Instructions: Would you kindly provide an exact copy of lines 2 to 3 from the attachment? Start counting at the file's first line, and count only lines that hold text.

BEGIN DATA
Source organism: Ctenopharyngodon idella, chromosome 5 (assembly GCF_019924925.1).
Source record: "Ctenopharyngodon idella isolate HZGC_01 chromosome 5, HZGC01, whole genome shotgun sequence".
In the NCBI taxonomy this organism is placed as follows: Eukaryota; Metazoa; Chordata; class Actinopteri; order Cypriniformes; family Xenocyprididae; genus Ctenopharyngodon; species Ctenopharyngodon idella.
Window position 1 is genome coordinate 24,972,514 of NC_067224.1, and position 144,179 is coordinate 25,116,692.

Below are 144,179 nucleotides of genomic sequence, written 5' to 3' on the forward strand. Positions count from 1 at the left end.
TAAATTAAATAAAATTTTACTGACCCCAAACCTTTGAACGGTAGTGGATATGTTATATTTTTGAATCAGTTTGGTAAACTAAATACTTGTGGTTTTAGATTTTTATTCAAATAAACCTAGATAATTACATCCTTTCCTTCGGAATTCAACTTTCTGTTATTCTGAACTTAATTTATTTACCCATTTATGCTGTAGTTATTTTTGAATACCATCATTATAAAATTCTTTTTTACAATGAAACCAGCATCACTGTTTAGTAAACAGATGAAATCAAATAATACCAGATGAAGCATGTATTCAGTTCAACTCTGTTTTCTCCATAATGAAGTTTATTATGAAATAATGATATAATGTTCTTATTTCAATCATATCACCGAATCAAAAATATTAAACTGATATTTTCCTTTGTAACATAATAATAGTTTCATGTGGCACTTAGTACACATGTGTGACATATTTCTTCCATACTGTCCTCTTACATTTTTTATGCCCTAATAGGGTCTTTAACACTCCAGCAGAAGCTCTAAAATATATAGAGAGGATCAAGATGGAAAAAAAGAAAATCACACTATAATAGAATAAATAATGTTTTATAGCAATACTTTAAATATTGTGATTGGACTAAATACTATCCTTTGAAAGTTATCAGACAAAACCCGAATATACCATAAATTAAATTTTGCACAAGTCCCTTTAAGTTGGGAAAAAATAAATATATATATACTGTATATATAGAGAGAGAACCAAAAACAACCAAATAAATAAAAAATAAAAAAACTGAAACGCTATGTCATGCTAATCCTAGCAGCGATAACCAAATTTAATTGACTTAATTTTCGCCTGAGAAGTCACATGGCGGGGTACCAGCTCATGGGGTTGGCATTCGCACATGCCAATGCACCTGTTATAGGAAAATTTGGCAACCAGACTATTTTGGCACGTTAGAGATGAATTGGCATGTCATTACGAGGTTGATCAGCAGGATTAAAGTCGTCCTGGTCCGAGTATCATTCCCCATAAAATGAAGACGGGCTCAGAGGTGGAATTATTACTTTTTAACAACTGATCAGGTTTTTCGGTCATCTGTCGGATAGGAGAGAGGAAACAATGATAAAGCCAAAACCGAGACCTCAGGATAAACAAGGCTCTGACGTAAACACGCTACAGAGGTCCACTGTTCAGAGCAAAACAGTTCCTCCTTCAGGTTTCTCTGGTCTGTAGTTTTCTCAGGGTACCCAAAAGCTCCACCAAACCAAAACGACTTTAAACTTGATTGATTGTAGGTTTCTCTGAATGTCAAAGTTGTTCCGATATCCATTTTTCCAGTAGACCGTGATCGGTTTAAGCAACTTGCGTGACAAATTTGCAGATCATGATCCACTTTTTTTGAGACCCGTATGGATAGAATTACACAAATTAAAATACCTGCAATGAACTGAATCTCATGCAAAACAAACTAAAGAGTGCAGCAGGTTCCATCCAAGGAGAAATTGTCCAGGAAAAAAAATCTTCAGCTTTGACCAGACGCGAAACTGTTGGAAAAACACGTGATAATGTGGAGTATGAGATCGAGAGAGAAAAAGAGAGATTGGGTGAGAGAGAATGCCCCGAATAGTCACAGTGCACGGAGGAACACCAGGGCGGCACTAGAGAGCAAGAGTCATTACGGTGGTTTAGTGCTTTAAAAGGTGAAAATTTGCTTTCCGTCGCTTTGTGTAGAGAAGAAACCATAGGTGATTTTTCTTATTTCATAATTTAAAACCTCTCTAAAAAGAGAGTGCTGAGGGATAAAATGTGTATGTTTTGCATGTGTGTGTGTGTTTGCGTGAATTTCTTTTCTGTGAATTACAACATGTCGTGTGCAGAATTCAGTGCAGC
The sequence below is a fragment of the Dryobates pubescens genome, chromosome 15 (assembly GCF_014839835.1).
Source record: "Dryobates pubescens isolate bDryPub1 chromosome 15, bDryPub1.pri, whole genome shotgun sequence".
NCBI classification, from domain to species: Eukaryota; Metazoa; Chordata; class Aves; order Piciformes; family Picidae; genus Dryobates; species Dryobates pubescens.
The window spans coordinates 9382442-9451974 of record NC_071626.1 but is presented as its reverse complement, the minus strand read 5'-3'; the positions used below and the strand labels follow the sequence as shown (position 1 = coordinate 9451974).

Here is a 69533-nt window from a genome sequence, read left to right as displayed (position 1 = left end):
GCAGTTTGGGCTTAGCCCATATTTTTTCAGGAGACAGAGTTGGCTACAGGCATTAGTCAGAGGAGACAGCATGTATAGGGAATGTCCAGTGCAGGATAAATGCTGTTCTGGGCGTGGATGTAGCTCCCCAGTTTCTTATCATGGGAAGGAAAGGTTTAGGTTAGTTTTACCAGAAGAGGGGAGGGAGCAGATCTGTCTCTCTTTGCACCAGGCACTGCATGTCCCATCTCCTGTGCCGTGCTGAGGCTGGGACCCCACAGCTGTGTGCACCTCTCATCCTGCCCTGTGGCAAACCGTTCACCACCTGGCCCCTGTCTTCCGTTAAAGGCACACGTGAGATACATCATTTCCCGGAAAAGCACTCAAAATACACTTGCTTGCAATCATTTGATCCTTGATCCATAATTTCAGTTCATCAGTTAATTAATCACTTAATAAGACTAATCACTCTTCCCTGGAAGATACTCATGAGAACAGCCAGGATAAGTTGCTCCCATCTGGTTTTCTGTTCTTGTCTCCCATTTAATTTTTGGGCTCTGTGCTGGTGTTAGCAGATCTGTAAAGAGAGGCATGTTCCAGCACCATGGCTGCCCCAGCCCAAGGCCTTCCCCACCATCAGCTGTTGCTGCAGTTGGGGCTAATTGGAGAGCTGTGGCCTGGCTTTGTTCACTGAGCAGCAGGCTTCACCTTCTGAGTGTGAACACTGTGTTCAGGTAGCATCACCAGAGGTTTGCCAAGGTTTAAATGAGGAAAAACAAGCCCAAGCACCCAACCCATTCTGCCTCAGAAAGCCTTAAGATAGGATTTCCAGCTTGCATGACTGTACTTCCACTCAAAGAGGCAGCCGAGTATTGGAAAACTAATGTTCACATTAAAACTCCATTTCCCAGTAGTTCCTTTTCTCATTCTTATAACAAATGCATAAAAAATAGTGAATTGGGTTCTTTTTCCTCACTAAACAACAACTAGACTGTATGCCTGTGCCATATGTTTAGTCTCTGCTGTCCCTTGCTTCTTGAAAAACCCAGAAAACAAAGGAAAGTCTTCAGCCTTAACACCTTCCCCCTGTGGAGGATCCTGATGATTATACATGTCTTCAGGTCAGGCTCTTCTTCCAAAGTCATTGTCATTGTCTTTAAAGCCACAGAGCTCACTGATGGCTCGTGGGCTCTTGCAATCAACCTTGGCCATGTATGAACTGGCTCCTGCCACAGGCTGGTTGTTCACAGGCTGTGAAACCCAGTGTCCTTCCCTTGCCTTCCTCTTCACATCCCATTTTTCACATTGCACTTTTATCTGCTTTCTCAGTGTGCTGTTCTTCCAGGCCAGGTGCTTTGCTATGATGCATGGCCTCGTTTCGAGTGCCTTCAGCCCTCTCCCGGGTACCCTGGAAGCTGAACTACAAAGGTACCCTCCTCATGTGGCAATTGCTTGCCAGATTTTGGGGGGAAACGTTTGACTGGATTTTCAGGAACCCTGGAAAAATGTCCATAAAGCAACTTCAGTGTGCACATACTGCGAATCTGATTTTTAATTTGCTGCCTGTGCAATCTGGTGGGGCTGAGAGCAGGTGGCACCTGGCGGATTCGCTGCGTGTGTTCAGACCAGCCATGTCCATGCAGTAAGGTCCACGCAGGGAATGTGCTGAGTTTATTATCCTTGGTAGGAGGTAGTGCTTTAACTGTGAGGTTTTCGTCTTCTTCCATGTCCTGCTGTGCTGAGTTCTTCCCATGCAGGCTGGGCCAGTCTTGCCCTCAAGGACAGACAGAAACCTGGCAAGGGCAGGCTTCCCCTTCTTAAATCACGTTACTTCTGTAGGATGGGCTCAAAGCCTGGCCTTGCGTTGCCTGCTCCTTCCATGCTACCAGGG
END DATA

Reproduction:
Source record: "Ctenopharyngodon idella isolate HZGC_01 chromosome 5, HZGC01, whole genome shotgun sequence".
In the NCBI taxonomy this organism is placed as follows: Eukaryota; Metazoa; Chordata; class Actinopteri; order Cypriniformes; family Xenocyprididae; genus Ctenopharyngodon; species Ctenopharyngodon idella.